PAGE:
The remainder of the public comments addressed issues beyond the scope of the proposed amendments. These comments included arguments that the burden of the requirements of the 2006 rule (as opposed to any burden connected to this amendment) are unjustified, and assertions that EPA's interpretation in the 2006 rule of the language “research involving intentional exposure of a human subject” incorrectly expanded the scope of the rule beyond that required in the 2006 Appropriations Act, which addressed only “intentional dosing human toxicity studies.” The commenters are referring to § 26.1101(a) of the 2006 rule, which defines the scope of the rule as applying to “all research initiated after April 7, 2006 involving intentional exposure of a human subject * * *.” As EPA explained in the preamble to the proposal for the 2006 rule, this scope was intended to capture “all intentional dosing human studies intended for submission to EPA under the pesticide laws”, i.e., studies involving intentional dosing to measure a toxic effect and studies involving intentional dosing to measure other scientific endpoints, like exposure (Federal Register issue of September 12, 2005 (70 FR at 53845) (FRL-7728-2)). Additional discussion in the preambles to the proposal for the 2006 rule and 2006 rule further explains what studies EPA intended to be included within the scope of the 2006 rule (70 FR at 53845-53847; 71 FR 6138, 6146, 6149-6150).

Because these comments were directed at provisions in the 2006 rule that EPA did not reopen for reconsideration as part of the proposed amendments, these comments are beyond the scope of this final rule, and no response to them is required to finalize this rule. Nonetheless, EPA appreciates the concerns expressed by the commenters with regard to the burdens imposed by the 2006 rule and recognizes that there may be value in considering further amendments to the 2006 rule in a way that reduces the burdens on investigators, e.g., by limiting the types of research that are subject to particular requirements of the rule.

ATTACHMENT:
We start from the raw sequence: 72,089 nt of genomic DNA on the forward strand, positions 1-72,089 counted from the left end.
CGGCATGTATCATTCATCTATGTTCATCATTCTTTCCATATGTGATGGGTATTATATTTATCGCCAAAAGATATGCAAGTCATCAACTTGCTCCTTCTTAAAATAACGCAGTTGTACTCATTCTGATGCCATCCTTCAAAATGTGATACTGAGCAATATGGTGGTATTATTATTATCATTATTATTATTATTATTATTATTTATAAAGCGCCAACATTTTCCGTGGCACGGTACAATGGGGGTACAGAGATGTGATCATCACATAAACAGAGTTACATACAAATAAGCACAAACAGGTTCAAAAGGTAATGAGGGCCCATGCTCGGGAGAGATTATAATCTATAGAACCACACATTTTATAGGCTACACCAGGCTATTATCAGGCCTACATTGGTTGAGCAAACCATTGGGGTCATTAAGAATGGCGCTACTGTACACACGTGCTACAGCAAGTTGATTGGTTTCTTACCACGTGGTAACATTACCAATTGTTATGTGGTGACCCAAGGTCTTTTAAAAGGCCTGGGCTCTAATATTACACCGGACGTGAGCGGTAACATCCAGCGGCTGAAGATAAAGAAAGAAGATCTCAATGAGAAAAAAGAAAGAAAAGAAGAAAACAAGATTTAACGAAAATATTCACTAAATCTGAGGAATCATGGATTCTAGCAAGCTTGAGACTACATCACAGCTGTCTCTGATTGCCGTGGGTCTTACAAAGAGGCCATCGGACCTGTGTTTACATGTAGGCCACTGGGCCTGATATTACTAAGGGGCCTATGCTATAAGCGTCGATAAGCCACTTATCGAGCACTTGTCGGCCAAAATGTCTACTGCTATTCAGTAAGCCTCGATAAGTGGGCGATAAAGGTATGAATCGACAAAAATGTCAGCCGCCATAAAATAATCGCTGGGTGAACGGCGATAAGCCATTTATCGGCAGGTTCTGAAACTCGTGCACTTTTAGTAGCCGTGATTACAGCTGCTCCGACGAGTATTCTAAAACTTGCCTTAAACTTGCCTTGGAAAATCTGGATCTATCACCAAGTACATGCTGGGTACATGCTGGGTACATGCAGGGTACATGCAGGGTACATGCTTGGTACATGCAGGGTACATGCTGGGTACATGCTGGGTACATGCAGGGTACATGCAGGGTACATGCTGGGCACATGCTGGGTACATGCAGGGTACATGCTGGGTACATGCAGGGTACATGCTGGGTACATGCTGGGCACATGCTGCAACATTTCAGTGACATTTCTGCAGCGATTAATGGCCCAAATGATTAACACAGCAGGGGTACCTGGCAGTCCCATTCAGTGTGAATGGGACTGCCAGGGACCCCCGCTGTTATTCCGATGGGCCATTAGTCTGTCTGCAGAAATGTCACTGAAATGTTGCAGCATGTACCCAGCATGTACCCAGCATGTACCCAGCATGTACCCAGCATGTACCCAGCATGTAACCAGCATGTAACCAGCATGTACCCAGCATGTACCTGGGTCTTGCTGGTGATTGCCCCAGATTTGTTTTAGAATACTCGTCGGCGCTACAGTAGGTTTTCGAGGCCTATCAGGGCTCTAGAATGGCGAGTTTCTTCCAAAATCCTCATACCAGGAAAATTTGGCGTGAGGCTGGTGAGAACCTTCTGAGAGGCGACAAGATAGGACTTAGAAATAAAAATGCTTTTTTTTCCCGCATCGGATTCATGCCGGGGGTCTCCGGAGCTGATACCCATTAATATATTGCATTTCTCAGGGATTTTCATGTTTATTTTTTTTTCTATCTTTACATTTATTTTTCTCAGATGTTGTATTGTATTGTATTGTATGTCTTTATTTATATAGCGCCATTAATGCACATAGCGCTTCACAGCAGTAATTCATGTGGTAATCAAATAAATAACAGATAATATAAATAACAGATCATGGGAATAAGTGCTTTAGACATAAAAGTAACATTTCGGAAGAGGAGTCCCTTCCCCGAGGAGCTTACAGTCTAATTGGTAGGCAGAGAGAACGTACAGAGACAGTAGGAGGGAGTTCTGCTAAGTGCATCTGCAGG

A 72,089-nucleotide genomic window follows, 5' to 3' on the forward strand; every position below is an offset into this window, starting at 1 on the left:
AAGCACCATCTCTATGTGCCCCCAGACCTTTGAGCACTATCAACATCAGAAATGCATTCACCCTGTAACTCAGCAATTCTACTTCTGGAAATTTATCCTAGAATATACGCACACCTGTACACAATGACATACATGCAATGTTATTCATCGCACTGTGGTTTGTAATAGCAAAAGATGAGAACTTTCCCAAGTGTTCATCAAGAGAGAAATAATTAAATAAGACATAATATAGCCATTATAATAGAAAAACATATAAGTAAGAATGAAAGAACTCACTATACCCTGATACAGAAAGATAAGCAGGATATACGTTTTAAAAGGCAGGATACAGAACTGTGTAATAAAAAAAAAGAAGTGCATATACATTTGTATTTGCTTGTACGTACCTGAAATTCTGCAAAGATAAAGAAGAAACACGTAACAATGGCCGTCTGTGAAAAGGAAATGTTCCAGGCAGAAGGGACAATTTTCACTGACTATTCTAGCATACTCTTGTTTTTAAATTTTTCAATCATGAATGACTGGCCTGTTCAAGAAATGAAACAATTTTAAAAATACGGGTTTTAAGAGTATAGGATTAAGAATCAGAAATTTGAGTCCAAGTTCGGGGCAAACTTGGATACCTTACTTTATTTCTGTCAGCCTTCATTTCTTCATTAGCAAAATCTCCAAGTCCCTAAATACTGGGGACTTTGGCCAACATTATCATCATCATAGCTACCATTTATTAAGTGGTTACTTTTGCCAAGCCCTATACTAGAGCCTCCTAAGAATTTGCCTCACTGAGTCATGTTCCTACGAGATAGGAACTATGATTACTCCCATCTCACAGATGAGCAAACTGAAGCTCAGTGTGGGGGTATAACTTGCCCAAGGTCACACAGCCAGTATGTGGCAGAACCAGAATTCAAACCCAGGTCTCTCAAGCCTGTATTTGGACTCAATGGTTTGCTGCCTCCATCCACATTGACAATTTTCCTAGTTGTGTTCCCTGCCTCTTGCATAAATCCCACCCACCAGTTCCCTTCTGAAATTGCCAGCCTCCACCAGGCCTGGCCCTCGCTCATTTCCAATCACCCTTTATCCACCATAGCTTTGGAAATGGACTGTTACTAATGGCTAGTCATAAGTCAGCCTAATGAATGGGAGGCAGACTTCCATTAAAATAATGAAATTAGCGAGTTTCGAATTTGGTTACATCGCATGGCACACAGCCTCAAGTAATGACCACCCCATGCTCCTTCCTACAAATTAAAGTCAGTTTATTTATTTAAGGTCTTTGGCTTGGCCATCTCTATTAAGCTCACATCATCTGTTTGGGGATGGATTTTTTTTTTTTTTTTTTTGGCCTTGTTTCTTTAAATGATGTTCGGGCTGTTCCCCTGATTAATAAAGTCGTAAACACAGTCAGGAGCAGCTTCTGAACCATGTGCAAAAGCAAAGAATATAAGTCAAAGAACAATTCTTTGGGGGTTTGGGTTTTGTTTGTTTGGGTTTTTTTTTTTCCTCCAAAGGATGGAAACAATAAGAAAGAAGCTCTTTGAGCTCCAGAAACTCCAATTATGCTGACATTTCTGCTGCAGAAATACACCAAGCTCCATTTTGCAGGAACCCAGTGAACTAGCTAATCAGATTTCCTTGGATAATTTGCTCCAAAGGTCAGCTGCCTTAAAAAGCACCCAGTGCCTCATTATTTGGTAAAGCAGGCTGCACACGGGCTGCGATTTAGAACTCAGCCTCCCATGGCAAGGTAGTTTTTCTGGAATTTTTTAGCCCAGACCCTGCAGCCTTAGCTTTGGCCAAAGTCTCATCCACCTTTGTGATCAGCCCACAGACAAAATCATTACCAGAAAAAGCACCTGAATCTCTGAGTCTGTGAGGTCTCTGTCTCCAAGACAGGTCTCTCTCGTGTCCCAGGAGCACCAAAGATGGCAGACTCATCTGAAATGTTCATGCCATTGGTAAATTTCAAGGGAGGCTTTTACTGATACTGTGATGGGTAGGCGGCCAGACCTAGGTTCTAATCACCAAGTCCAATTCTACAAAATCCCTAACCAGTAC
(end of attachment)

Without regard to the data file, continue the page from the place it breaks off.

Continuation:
V. Conclusion Back to Top

EPA received relatively few comments on the proposed rule, and many of the comments received did not address the amendments in the proposal. For the reasons noted previously, the comments that did address the proposal do not merit any change to the amendments as proposed. Accordingly, EPA is finalizing the amendments as proposed for the reasons stated herein and in the preamble to the proposed rule.

VI. Statutory and Executive Order Reviews Back to Top

A. Executive Order 12866: Regulatory Planning and Review and Executive Order 13563: Improving Regulation and Regulatory Review

Under Executive Order 12866 (58 FR 51735, October 4, 1993), this action is a “significant regulatory action,” because the Office of Management and Budget (OMB) determined that it would raise novel legal or policy issues arising out of legal mandates, the President's priorities, or the principles set forth in the Executive Order. Accordingly, EPA submitted this action to OMB for review under Executive Orders 12866 and 13563 (76 FR 3821, January 21, 2011). Any changes made in response to OMB recommendations have been documented in the docket for this rulemaking as required by the Executive Order.

B. Paperwork Reduction Act (PRA)

This action does not impose any new information collection burden that would require additional review or approval by OMB. However, OMB has previously approved the information collection requirements contained in the existing regulations at 40 CFR part 26 under the provisions of PRA (44 U.S.C. 3501 et seq.), and has assigned OMB Control No. 2070-0169 (EPA ICR No. 2195). The OMB control numbers for EPA's regulations in 40 CFR are listed in 40 CFR part 9.